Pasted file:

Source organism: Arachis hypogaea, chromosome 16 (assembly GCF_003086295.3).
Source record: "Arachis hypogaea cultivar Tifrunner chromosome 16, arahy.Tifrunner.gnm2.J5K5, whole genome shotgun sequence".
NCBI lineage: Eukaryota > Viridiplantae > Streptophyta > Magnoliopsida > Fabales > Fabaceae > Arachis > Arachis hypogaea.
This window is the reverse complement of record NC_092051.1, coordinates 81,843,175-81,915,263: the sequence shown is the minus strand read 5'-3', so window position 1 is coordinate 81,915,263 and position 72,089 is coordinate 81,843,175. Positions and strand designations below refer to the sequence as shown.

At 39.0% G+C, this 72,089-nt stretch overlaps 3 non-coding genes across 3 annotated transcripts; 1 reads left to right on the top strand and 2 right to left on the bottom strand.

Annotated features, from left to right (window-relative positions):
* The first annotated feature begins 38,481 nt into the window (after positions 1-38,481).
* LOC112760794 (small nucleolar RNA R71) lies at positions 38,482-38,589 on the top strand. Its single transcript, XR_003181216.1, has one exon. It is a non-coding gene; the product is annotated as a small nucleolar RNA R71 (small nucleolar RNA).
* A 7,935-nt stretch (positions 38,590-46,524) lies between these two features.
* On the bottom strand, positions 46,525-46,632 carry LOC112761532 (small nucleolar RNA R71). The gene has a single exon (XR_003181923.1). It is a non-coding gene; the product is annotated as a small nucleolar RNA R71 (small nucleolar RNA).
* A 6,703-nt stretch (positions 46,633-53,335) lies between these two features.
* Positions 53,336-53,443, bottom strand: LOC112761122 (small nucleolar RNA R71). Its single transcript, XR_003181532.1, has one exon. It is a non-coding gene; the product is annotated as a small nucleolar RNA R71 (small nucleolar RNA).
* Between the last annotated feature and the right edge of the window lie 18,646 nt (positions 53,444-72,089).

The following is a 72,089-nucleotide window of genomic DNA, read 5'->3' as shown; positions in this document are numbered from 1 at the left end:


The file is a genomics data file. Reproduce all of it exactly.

Source organism: Arachis hypogaea, chromosome 16 (assembly GCF_003086295.3).
Source record: "Arachis hypogaea cultivar Tifrunner chromosome 16, arahy.Tifrunner.gnm2.J5K5, whole genome shotgun sequence".
NCBI lineage: Eukaryota > Viridiplantae > Streptophyta > Magnoliopsida > Fabales > Fabaceae > Arachis > Arachis hypogaea.
This window is the reverse complement of record NC_092051.1, coordinates 81,843,175-81,915,263: the sequence shown is the minus strand read 5'-3', so window position 1 is coordinate 81,915,263 and position 72,089 is coordinate 81,843,175. Positions and strand designations below refer to the sequence as shown.

At 39.0% G+C, this 72,089-nt stretch overlaps 3 non-coding genes across 3 annotated transcripts; 1 reads left to right on the top strand and 2 right to left on the bottom strand.

Annotated features, from left to right (window-relative positions):
* The first annotated feature begins 38,481 nt into the window (after positions 1-38,481).
* LOC112760794 (small nucleolar RNA R71) lies at positions 38,482-38,589 on the top strand. Its single transcript, XR_003181216.1, has one exon. It is a non-coding gene; the product is annotated as a small nucleolar RNA R71 (small nucleolar RNA).
* A 7,935-nt stretch (positions 38,590-46,524) lies between these two features.
* On the bottom strand, positions 46,525-46,632 carry LOC112761532 (small nucleolar RNA R71). The gene has a single exon (XR_003181923.1). It is a non-coding gene; the product is annotated as a small nucleolar RNA R71 (small nucleolar RNA).
* A 6,703-nt stretch (positions 46,633-53,335) lies between these two features.
* Positions 53,336-53,443, bottom strand: LOC112761122 (small nucleolar RNA R71). Its single transcript, XR_003181532.1, has one exon. It is a non-coding gene; the product is annotated as a small nucleolar RNA R71 (small nucleolar RNA).
* Between the last annotated feature and the right edge of the window lie 18,646 nt (positions 53,444-72,089).

The following is a 72,089-nucleotide window of genomic DNA, read 5'->3' as shown; positions in this document are numbered from 1 at the left end: